“Sometimes if they would start bleeding, and doctors [illegally performing the abortion] wouldn’t have blood or some necessary things with them. They couldn’t bring it from the hospitals because it was a secret that they were providing abortions. So they couldn’t help these women,” she recalls.
“One of my best friends had 38 abortions. But she always managed to do it in the hospital under the proper care because she had contacts. I’m so happy she survived.”
Data on abortion-related deaths in Georgia was not available on the state statistics agency website.
Gynecologist Khatuna Sokhadze notes that today, the most common way to end a pregnancy is to take pills. Women often take them without consulting a physician, however, which is dangerous. Instead of taking just one pill—already a potent dose—some take several, Dr. Sokhadze notes.
She notes that frequently when women come to her after unsuccessfully trying to end their pregnancies at home.
Dr. Sokhadze adds that ideally, people will start using contraceptives more frequently, which would reduce the need for abortions—and the chance women will harm themselves attempting to end pregnancies at home.
But that requires education and access to contraceptives, which have traditionally been unpopular in Georgia.
65-year-old Naira (not her real name) ended up having 13 abortions after barely surviving her first pregnancy.
“Abortion isn’t good. There is a feeling that you ended a life and the terrible feeling of guilt. But I felt so bad during my pregnancies that there was no other way. I was afraid I wouldn't survive,” she says.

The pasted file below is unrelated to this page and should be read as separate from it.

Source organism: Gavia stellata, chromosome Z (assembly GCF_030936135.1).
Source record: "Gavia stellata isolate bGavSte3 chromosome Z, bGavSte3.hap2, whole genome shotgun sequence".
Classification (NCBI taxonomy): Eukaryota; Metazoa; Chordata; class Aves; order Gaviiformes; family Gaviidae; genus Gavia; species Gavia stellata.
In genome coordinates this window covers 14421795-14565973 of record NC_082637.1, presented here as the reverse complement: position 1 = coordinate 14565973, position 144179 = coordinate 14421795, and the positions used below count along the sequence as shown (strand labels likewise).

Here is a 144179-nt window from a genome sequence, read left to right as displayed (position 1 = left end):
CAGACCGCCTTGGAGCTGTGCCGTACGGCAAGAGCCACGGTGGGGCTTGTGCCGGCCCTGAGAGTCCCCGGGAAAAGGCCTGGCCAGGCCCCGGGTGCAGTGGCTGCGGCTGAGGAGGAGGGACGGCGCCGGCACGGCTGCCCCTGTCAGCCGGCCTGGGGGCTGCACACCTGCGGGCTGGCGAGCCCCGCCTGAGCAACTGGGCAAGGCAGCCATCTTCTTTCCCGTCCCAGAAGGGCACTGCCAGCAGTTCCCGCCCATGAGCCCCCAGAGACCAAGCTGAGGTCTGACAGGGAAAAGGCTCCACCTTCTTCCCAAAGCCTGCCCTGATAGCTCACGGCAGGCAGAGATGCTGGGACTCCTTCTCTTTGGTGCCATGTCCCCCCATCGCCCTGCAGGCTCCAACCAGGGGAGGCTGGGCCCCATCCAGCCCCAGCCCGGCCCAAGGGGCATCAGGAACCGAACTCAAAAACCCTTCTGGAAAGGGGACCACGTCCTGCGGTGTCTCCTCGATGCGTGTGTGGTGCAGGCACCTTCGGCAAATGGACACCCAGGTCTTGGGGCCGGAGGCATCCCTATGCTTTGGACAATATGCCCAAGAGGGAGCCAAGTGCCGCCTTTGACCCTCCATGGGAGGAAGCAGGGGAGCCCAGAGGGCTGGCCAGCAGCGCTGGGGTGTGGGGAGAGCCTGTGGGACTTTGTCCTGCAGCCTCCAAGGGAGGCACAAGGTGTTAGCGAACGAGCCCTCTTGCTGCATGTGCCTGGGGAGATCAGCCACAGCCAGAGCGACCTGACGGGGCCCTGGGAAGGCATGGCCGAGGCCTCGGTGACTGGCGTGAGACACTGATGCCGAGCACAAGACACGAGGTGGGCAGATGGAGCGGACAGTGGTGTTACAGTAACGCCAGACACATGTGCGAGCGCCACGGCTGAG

“There were ways to have an abortion while asleep, but I was afraid that I wouldn’t wake up... So I used to use local anesthesia. I was so stressed during the pregnancy that I felt relieved as soon as I was on the table, despite the physical pain, just knowing that I wasn’t pregnant anymore.”
Naira eventually learned about birth control pills but she says the stigma against using them—the idea that you were actively trying not to have more children—made them unpopular.
“I took them occasionally, but I got pregnant anyway. To take the pills wasn’t acceptable for Georgians. And you couldn’t buy them without feeling you were judged, which would make you feel ashamed.”
Lia agrees that while contraceptives were available during the Soviet Union—they were even supplied free of charge—they were imported, which made people think they were bad, and as a rule, women did not use them.
“You know when you use these folk methods, you don’t really think about death…and of course you couldn’t give birth every time you got pregnant,” Lia notes.
“During my time those pills were free… We used to believe that these pills were bad. Like when we were kids and we were not allowed to take chewing gum from the foreigners, as it was [believed to be] poisonous. Just as we believed that anything given to us by foreigners would be poisoned, we used to believe that these pills were bad.”
Men, as Lia recalls, were more likely to use them when they had affairs, to avoid the “headache” of unwanted pregnancies out of wedlock.
Instead, some women turn to folk remedies to avoid getting pregnant. One 58-year-woman advised putting a slice of lemon in one’s vagina before sex.
“If you put the lemon in before sex, the sperm will not stay there,” Lamara says (name is changed).